Agency director helped on loan; Official is on board of Arundel group that received the money


A director of the Anne Arundel Economic Development Corp. helped arrange an $11,000 loan to a police support group on whose board he also serves, records released this week show.

The loan had nothing to do with the agency's stated mission of helping disadvantaged businesses.

Records show the county-funded agency lent the money to the Anne Arundel County Police Foundation to "help fund-raising efforts" and serve its mission of "community outreach."

The law enforcement group raises money for an annual banquet and provides funds for such expenses as veterinary bills for police dogs, said Joseph Conte, the group's president.

The foundation used the loan to buy $10 model police cars with Anne Arundel colors and decals from a New Jersey toy company. The cars were sold for $15 each, with the profit going to the foundation.

"It was a small loan to help the police department that was paid back in two months," said Andrew R. Lombardo, who proposed the loan in 1997 and was treasurer of both groups at the time. "How is that a problem?"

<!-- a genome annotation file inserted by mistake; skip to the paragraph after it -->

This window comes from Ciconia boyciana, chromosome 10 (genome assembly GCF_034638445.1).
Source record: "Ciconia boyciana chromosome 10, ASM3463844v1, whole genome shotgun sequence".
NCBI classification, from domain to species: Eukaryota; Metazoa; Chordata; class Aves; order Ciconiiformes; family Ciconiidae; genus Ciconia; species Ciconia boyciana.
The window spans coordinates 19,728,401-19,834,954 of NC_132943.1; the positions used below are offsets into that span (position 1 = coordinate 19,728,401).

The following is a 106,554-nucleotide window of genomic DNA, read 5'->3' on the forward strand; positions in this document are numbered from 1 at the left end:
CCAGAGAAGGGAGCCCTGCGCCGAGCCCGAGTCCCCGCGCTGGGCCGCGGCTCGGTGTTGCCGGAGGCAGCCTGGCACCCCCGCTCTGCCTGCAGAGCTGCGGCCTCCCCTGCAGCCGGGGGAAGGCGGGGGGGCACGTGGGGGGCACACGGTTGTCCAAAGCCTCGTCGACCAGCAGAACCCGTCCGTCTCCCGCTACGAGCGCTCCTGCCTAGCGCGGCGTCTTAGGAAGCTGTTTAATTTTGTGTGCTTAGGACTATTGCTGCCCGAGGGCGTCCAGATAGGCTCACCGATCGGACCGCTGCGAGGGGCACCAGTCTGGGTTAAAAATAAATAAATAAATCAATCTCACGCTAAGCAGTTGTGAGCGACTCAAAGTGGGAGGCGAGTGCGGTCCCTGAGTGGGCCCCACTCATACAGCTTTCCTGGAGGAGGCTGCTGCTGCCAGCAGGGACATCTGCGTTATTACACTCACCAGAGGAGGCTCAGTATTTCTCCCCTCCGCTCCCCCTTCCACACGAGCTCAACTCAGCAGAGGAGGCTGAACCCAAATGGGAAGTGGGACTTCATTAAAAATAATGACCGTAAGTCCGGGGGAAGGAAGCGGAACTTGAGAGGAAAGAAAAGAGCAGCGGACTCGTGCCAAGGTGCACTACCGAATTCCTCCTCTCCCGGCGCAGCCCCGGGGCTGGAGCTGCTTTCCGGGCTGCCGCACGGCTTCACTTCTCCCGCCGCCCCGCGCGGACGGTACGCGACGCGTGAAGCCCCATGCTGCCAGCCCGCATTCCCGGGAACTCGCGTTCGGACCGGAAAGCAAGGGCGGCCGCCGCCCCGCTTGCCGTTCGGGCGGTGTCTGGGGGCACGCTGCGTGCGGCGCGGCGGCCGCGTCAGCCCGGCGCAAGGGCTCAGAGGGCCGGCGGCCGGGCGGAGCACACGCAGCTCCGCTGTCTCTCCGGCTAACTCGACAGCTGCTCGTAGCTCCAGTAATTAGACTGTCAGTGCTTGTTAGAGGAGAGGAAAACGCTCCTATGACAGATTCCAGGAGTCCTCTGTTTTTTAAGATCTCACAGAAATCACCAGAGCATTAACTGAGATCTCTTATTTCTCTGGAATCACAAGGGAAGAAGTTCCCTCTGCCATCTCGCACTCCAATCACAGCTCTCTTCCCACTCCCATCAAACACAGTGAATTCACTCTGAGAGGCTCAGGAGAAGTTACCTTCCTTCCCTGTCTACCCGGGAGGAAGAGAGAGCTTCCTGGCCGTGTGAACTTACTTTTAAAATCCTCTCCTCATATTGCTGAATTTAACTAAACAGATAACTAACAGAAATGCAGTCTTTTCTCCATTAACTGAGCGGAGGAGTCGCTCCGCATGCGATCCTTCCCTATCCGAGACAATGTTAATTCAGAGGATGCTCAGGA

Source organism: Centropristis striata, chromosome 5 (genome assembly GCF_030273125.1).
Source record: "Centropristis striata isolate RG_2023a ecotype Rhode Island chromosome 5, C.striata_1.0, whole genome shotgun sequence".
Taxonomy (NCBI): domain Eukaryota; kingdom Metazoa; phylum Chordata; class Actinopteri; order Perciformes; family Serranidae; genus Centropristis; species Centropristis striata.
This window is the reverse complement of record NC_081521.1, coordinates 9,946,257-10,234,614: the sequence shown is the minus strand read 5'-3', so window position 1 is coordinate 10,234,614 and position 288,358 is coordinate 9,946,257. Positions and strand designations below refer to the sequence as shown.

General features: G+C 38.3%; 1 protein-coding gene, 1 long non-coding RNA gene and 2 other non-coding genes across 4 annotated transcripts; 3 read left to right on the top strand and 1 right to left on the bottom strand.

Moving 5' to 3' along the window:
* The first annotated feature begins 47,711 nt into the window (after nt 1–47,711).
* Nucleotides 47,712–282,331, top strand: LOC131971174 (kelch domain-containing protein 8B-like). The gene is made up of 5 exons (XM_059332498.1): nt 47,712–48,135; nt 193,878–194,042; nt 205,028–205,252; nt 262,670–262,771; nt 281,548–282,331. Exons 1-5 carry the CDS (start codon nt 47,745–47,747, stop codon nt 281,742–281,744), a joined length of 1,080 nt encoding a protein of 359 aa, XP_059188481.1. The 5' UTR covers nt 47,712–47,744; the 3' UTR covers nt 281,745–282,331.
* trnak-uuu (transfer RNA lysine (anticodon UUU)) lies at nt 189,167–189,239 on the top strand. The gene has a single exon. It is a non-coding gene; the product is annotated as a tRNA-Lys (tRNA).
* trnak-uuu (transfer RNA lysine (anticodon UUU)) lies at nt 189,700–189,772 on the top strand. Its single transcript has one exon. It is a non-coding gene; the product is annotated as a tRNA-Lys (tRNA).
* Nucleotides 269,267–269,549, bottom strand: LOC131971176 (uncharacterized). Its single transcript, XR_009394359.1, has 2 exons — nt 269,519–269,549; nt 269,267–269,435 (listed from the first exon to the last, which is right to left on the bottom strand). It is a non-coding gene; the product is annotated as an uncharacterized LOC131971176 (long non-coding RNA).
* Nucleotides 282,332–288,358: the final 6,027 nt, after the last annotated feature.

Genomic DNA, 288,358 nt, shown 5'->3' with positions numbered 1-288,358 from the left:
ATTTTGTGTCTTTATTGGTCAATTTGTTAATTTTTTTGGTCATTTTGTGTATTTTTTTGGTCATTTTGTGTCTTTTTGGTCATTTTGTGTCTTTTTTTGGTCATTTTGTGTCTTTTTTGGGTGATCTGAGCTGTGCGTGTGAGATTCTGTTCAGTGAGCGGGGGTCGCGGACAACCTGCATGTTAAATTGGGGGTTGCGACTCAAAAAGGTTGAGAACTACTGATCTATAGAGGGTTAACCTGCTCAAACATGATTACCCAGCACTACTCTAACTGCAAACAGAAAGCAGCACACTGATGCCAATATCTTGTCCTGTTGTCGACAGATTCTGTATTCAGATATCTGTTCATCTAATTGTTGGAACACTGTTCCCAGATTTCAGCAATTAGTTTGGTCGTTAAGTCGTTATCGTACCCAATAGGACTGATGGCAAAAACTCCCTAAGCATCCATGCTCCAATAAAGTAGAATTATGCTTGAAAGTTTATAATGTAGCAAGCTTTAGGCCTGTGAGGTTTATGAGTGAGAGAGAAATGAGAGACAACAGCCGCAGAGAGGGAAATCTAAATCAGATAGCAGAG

Of more than 50 taxpayer-supported loans made by the development corporation since 1993, this was the only one that strayed entirely from the agency's stated goals -- to spur development, create jobs and launch businesses.

Lombardo abstained from voting on the loan and said he disclosed his relationship to other board members. However, he gave a presentation on the prospective loan immediately before the vote, according to board meeting minutes.

William A. Badger Jr., chief executive of the development corporation, said openness is the corporation's chief concern.

"If there was a relationship, we expected it to be disclosed," he said. "Our board members are leading citizens in the community. We are dependent on them to use their judgment to disclose when they are involved with our borrowers."

Even with full disclosure, a new policy set in place this month to prevent conflicts of interest at the corporation would not permit directors to approve a similar loan.

The policy changes stem from the revelation in August that Lombardo was charging the development corporation for accounting work done by his Annapolis firm. Another director charged the organization for legal work, and two others billed the corporation for products such as stationary and computer software.

County Executive Janet S. Owens deemed these activities a conflict of interest. Since she took office in December, Owens has replaced Lombardo and several other board members.

Under the loan program rules set by the County Council, the purpose of the program is to disburse loans to help "start, expand, retain or relocate" businesses in the county.

The company must first demonstrate that it cannot get a loan from a commercial bank.

Lombardo said he doesn't remember if he attempted to get a loan from a bank.

Pub Date: 10/02/99

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